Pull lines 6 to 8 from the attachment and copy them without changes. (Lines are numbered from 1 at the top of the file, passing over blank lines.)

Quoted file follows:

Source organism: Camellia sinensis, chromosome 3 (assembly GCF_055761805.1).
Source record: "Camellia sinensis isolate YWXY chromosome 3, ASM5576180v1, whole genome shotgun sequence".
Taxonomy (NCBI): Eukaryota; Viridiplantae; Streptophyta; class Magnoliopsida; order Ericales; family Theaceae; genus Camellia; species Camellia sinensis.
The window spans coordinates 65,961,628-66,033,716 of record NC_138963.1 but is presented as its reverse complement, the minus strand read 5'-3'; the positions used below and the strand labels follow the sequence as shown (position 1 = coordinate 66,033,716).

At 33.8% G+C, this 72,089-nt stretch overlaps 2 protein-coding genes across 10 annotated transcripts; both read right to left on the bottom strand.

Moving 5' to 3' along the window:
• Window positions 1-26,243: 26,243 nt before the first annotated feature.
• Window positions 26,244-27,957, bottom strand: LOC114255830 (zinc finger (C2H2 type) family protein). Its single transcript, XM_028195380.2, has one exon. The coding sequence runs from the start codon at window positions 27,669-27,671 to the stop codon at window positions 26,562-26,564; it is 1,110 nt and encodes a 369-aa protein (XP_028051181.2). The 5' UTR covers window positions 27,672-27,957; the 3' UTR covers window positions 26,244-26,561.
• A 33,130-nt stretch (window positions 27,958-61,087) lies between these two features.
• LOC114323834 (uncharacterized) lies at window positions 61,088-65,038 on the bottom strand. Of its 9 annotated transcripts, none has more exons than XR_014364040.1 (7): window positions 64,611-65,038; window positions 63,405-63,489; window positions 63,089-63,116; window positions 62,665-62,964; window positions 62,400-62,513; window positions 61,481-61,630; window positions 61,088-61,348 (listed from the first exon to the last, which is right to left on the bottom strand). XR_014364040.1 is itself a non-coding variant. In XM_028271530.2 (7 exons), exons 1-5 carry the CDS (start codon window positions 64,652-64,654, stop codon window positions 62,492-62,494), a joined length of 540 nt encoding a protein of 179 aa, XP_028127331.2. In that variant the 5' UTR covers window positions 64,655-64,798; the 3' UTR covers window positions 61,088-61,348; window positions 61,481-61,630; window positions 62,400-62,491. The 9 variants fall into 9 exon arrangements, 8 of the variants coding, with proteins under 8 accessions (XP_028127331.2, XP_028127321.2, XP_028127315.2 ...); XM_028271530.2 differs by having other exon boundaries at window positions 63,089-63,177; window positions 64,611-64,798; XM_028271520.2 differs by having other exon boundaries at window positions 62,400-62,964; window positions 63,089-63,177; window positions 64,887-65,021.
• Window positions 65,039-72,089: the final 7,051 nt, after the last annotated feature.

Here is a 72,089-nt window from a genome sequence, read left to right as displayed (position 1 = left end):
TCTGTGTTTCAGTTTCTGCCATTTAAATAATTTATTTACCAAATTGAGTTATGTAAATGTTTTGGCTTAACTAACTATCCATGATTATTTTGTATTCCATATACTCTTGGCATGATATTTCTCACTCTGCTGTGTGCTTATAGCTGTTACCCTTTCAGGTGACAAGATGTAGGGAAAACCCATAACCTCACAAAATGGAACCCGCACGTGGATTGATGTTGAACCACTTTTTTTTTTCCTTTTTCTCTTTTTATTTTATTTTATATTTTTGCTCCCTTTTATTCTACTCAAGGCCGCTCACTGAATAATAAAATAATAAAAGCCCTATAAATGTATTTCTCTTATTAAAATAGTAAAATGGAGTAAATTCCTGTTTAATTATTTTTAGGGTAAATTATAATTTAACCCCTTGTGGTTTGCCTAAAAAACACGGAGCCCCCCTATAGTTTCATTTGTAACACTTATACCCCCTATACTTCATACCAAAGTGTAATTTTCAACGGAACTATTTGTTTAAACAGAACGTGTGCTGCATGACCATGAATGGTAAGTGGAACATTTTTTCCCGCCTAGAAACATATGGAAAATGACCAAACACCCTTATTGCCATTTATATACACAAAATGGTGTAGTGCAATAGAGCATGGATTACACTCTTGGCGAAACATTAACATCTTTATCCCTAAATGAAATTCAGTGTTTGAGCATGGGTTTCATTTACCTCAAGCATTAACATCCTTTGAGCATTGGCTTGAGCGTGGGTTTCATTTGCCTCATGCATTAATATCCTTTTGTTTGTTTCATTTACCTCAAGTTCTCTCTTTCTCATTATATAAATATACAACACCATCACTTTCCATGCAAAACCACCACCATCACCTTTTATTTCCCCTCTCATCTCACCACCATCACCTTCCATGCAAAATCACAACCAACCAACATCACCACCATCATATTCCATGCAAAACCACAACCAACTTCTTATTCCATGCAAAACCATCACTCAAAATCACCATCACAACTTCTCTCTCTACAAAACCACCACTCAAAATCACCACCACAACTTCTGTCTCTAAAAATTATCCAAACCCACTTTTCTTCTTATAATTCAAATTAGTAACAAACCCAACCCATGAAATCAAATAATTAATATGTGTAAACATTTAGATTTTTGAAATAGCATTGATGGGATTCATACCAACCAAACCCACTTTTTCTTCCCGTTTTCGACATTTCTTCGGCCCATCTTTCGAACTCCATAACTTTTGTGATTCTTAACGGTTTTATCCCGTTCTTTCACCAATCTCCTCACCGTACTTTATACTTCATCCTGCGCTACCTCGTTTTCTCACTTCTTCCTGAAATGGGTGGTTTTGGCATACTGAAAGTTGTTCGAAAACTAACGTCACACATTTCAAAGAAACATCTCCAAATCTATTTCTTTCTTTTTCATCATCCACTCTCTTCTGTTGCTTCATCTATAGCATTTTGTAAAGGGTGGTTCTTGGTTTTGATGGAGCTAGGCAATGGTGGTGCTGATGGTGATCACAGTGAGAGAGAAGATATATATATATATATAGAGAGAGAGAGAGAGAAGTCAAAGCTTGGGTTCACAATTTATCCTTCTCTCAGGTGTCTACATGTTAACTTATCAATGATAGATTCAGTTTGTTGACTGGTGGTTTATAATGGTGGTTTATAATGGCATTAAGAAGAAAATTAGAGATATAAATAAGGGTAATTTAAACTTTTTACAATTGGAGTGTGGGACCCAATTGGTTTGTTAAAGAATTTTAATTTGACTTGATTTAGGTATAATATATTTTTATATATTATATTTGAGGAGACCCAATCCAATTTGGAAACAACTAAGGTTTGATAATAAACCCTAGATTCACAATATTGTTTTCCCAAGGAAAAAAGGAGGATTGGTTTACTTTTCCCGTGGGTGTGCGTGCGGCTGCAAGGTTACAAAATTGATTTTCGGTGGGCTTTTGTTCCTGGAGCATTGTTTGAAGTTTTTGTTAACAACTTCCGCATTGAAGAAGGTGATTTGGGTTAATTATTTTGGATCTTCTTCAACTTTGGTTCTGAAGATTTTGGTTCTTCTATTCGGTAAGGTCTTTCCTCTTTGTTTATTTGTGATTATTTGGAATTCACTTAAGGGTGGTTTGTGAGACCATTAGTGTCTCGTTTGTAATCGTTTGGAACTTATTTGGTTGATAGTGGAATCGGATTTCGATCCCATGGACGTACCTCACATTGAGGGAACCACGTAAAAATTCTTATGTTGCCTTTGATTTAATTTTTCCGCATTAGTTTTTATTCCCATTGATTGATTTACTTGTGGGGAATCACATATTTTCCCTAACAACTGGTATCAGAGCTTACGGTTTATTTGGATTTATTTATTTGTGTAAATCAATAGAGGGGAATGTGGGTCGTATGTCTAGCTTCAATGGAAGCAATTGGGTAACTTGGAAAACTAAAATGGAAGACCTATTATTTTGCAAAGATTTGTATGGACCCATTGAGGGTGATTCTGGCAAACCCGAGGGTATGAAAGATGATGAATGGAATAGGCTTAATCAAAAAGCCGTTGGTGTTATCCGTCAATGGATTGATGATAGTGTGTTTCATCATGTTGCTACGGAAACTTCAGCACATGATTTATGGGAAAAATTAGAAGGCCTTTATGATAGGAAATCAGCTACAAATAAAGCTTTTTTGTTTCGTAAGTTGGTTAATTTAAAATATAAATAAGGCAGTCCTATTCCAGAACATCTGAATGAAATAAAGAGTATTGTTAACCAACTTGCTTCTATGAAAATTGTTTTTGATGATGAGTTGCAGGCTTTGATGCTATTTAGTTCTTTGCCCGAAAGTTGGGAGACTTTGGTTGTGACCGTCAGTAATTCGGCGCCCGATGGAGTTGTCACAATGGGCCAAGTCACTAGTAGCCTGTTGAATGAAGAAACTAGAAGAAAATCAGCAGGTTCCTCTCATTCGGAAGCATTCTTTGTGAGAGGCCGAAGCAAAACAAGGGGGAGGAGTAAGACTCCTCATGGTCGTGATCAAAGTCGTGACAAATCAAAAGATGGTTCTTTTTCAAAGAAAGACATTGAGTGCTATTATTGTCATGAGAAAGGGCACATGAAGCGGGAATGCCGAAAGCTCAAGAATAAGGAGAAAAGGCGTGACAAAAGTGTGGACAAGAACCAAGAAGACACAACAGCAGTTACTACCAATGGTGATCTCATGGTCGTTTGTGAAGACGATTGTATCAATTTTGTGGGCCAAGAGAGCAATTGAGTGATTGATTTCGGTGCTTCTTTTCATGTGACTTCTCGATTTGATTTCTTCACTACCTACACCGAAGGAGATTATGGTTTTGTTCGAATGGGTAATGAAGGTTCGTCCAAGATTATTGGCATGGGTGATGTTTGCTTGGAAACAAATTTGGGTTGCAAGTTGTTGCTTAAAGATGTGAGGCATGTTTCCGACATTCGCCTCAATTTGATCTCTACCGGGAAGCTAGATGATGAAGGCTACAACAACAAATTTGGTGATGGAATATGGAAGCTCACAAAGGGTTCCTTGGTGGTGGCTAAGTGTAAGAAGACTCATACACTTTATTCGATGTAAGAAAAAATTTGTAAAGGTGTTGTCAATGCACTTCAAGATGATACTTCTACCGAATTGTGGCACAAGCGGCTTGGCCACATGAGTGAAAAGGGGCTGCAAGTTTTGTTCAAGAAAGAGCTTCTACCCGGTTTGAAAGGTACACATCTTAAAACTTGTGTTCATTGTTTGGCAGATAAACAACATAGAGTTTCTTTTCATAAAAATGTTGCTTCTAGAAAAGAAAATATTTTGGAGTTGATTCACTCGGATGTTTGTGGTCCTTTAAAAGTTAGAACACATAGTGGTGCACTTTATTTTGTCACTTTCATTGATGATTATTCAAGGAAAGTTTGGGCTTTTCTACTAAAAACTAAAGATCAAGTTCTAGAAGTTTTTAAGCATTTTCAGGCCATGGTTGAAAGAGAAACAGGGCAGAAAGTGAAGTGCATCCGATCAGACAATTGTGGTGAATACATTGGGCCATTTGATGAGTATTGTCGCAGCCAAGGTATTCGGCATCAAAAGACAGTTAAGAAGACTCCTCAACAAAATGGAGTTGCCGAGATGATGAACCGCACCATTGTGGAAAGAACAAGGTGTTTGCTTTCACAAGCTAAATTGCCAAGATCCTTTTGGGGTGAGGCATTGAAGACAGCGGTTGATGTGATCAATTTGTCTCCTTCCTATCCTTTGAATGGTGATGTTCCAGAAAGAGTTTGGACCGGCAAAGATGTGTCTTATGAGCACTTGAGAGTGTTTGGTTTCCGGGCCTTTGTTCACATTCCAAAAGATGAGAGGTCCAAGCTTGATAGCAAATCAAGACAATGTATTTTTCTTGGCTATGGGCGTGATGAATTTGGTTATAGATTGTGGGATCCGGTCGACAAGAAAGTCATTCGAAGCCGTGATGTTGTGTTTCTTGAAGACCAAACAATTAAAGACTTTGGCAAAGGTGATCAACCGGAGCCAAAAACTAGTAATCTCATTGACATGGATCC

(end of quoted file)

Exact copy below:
Moving 5' to 3' along the window:
• Window positions 1-26,243: 26,243 nt before the first annotated feature.
• Window positions 26,244-27,957, bottom strand: LOC114255830 (zinc finger (C2H2 type) family protein). Its single transcript, XM_028195380.2, has one exon. The coding sequence runs from the start codon at window positions 27,669-27,671 to the stop codon at window positions 26,562-26,564; it is 1,110 nt and encodes a 369-aa protein (XP_028051181.2). The 5' UTR covers window positions 27,672-27,957; the 3' UTR covers window positions 26,244-26,561.